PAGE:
Battle to buy a school

The ongoing fight between the Detroit district and a charter school now heads to the state House and court

PHOTO: Detroit Prep
An empty room inside the former Anna M. Joyce Elementary School.

The dispute between the Detroit school district and a charter school over the use of a former district building is coming to a head this week, with the state House taking up a related issue on Thursday, the two sides headed to court on Friday — and powerful forces like the Wall Street Journal weighing in on the side of the charter.

The charter, Detroit Prep, may get some support for its legal case from the state House, which will hold a hearing on Thursday on legislation affecting such building sales. The House is considering a bill that, if approved, would make it illegal for government entities, including school districts, to use deed restrictions to block educational institutions from acquiring former school buildings.

District and charter school lawyers will also face off on Friday at a hearing in the Wayne County Circuit Court that will take up Detroit Prep’s request that the case be halted long enough for the house bill to pass.

The district rejected the charter school’s use of the abandoned former Joyce Elementary school in September, despite it having already been sold to a private developer, taking advantage of a stipulation in the property’s deed that required the district to sign off any non-residential use of the property.

Detroit Prep had wanted to buy and renovate the vacant building in Detroit’s Pingree Park neighborhood to house its growing student population. The school is currently in a church basement in nearby Indian Village.

The deed restriction meant the district will get a cut of the proceeds of the sale — roughly $75,000 — but the district has objected.

The district’s legal argument is that the deed restrictions put on many school buildings that were sold in recent years are valid and are designed to ensure that when property is sold, there is a long-term benefit to taxpayers.

“The district owns a great deal of real estate in the City of Detroit,” the district argued in a recent court motion. “DPSCD is very sensitive to the instability that a neighborhood can suffer when a school building is closed. To that end, DPSCD carefully selects the entities to which it sells property. Its property belongs to taxpayers. They are assets of the community, not private property. DPSCD is not only concerned with the purchase amount – but seeks to ensure that the potential purchaser is committed to: (i) not speculating (i.e., buying property for the purpose of investigating ways to re-sell at a profit); and (ii) offering a single consistent use for at least 10 years. These two contractual requirements are designed to lessen the impact of instability of a school closing and for the public good.”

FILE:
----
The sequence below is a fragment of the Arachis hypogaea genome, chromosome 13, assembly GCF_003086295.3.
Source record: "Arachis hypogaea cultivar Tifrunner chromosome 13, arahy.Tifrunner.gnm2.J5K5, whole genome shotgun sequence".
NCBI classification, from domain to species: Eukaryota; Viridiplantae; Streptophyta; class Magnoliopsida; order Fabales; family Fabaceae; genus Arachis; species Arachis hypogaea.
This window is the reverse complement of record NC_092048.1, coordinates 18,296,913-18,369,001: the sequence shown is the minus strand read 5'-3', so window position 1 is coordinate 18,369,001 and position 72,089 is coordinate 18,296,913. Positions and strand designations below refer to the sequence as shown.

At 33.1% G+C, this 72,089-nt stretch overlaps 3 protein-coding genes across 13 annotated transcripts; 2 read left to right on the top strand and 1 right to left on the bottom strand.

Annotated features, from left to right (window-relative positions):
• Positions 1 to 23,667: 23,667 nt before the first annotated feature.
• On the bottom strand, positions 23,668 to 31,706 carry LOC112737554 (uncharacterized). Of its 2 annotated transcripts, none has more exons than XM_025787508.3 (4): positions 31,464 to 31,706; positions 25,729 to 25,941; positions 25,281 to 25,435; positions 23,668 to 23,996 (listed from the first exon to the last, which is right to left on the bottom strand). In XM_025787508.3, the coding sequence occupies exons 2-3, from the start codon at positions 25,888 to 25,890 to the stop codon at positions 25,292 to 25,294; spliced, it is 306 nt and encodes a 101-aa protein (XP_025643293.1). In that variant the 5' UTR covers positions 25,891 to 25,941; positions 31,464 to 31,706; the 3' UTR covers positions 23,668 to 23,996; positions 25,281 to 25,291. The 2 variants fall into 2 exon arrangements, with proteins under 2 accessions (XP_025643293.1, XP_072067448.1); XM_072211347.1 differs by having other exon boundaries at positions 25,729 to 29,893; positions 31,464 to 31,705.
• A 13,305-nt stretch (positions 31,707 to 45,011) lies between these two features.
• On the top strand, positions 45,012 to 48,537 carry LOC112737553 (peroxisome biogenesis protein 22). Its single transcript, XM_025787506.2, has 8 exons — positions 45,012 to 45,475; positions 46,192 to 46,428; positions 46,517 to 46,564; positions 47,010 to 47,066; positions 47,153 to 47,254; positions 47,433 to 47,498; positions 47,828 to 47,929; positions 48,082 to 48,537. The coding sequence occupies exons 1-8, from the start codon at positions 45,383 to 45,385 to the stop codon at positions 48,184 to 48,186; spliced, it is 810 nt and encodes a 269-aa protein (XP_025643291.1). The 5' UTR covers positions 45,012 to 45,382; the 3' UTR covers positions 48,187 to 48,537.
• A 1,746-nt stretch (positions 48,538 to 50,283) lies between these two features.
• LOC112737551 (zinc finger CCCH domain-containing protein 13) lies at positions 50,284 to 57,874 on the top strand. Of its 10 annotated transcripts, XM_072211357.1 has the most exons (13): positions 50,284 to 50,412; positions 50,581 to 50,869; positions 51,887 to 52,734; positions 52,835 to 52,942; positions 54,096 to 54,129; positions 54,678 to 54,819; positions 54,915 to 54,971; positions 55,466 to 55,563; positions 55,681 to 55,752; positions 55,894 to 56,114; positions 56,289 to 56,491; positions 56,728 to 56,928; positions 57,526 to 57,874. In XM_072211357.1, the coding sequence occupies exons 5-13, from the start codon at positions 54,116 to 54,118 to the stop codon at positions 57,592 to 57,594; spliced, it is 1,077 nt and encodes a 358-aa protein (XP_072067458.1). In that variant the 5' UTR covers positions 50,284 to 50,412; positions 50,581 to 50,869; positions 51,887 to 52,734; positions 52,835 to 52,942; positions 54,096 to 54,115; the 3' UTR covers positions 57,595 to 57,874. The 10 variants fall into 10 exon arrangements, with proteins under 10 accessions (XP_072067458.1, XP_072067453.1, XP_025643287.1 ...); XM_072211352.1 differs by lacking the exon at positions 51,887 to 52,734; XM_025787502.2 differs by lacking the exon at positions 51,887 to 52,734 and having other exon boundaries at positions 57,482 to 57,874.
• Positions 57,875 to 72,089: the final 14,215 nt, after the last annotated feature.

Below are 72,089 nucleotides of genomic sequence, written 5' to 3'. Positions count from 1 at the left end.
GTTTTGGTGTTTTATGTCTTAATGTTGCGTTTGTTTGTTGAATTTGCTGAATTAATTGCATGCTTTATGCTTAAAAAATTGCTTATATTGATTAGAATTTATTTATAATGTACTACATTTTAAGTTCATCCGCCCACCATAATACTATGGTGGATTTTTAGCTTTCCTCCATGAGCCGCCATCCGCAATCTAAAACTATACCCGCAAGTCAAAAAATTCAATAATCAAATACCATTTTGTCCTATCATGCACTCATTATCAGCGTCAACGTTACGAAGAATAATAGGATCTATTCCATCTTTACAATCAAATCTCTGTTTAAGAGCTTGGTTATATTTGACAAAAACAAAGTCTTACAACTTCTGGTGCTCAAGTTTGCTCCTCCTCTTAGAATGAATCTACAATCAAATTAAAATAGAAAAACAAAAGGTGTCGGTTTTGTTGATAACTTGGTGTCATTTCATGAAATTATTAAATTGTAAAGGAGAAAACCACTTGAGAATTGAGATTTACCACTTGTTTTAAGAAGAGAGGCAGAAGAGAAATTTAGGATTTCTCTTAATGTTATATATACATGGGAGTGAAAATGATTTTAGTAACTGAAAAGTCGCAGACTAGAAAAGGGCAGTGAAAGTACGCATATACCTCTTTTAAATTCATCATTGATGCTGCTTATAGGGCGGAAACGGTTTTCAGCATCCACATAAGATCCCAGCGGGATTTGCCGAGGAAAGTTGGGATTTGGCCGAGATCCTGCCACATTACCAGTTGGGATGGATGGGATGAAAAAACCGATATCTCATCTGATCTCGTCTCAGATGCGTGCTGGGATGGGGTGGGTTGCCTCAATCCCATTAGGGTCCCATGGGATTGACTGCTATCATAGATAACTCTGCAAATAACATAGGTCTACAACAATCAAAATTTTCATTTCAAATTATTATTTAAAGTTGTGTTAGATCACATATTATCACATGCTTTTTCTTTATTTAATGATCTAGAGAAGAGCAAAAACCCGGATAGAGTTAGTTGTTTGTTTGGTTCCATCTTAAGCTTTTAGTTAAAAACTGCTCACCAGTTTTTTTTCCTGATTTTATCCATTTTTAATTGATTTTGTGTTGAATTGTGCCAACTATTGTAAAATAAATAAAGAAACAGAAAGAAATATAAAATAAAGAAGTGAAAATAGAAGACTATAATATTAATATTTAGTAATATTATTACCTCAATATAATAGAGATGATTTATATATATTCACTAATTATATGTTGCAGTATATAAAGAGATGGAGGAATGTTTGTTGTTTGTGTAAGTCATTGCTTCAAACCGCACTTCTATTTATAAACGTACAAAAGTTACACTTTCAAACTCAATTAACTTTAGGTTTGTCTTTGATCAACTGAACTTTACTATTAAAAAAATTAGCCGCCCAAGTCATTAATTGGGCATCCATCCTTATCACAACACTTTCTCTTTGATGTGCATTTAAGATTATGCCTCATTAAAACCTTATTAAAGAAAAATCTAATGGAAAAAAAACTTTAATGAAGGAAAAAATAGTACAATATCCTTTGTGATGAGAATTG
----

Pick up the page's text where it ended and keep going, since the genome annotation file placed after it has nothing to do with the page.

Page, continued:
Detroit Prep, alternatively, claims the restrictions are an unfair constraint on buildings that were built initially with taxpayers dollars. Legislation signed into law over the summer clarified that putting deed restrictions on former school buildings is illegal.

The school’s supporters also say they are not sure how allowing the building to sit vacant in an otherwise stable neighborhood is a benefit to the community.

The matter is playing out against a backdrop of simmering tensions between pro-charter school proponents and defenders of district schools. The tensions have escalated in Detroit since the arrival last spring of Vitti, who has been a vocal critic of charters, even vowing to put charters out of business by competing successfully for Detroit students.

The Wall Street Journal, a proponent of school choice, criticized the district in an editorial last week, describing the issue as “a case study in how far Detroit will go to punish charter-school students.”

“The farce is that the Detroit school district is spending money to defend the lawsuit even as it claims to lack the resources for basic education,” the editorial said.

To read more about the case, scroll down to court documents filed by  Detroit Prep and Detroit Public Schools Community District in advance of the hearing on Friday.







Sharing Stories

Tell us your stories about children with special needs in Detroit

PHOTO: Patrick Wall

Parents of students with special needs face difficult challenges when trying to get services for their children. Understanding their children’s rights, getting them evaluated and properly diagnosed, and creating an educational plan are among the many issues families face.

Chalkbeat Detroit wants to hear more about those issues to help inform our coverage. We are kicking off a series of conversations called a “listening tour” to discuss your concerns, and our first meeting will focus on children with special needs and disabilities. We’re partnering with the Detroit Parent Network as they look for solutions and better ways to support parents.

Our listening tour, combined with similar events in other communities Chalkbeat serves, will continue throughout this year on a variety of topics. In these meetings, we’ll look to readers, parents, educators, and students to help us know what questions we should ask, and we’ll publish stories from people who feel comfortable having their stories told. We hope you’ll share your stories and explore solutions to the challenges parents face.